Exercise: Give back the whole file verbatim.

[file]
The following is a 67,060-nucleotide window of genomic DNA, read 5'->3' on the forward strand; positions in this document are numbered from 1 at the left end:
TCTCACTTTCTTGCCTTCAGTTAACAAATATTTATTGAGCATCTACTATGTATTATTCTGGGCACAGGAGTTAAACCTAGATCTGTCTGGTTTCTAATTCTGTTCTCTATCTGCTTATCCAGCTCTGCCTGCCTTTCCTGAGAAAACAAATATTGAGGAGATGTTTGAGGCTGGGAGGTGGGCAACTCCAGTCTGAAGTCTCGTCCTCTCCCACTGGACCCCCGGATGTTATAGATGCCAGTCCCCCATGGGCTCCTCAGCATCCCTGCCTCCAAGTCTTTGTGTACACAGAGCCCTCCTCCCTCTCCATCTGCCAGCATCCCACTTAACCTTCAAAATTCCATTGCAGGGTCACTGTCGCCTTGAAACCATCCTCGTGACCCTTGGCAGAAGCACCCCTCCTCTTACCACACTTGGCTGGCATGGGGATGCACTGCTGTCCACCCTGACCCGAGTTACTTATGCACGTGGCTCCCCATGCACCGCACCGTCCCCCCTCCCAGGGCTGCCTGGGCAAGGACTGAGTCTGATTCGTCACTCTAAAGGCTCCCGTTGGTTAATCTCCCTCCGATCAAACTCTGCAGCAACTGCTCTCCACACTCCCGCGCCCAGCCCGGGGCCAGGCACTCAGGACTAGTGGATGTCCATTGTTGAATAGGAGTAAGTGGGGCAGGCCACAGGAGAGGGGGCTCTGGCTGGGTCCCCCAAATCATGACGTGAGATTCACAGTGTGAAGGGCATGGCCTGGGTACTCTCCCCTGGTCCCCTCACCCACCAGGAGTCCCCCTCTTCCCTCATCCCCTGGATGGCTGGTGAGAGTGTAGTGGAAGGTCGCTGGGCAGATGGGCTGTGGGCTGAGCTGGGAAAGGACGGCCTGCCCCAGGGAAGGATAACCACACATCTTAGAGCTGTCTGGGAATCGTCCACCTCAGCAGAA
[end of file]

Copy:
The following is a 67,060-nucleotide window of genomic DNA, read 5'->3' on the forward strand; positions in this document are numbered from 1 at the left end:
TCTCACTTTCTTGCCTTCAGTTAACAAATATTTATTGAGCATCTACTATGTATTATTCTGGGCACAGGAGTTAAACCTAGATCTGTCTGGTTTCTAATTCTGTTCTCTATCTGCTTATCCAGCTCTGCCTGCCTTTCCTGAGAAAACAAATATTGAGGAGATGTTTGAGGCTGGGAGGTGGGCAACTCCAGTCTGAAGTCTCGTCCTCTCCCACTGGACCCCCGGATGTTATAGATGCCAGTCCCCCATGGGCTCCTCAGCATCCCTGCCTCCAAGTCTTTGTGTACACAGAGCCCTCCTCCCTCTCCATCTGCCAGCATCCCACTTAACCTTCAAAATTCCATTGCAGGGTCACTGTCGCCTTGAAACCATCCTCGTGACCCTTGGCAGAAGCACCCCTCCTCTTACCACACTTGGCTGGCATGGGGATGCACTGCTGTCCACCCTGACCCGAGTTACTTATGCACGTGGCTCCCCATGCACCGCACCGTCCCCCCTCCCAGGGCTGCCTGGGCAAGGACTGAGTCTGATTCGTCACTCTAAAGGCTCCCGTTGGTTAATCTCCCTCCGATCAAACTCTGCAGCAACTGCTCTCCACACTCCCGCGCCCAGCCCGGGGCCAGGCACTCAGGACTAGTGGATGTCCATTGTTGAATAGGAGTAAGTGGGGCAGGCCACAGGAGAGGGGGCTCTGGCTGGGTCCCCCAAATCATGACGTGAGATTCACAGTGTGAAGGGCATGGCCTGGGTACTCTCCCCTGGTCCCCTCACCCACCAGGAGTCCCCCTCTTCCCTCATCCCCTGGATGGCTGGTGAGAGTGTAGTGGAAGGTCGCTGGGCAGATGGGCTGTGGGCTGAGCTGGGAAAGGACGGCCTGCCCCAGGGAAGGATAACCACACATCTTAGAGCTGTCTGGGAATCGTCCACCTCAGCAGAA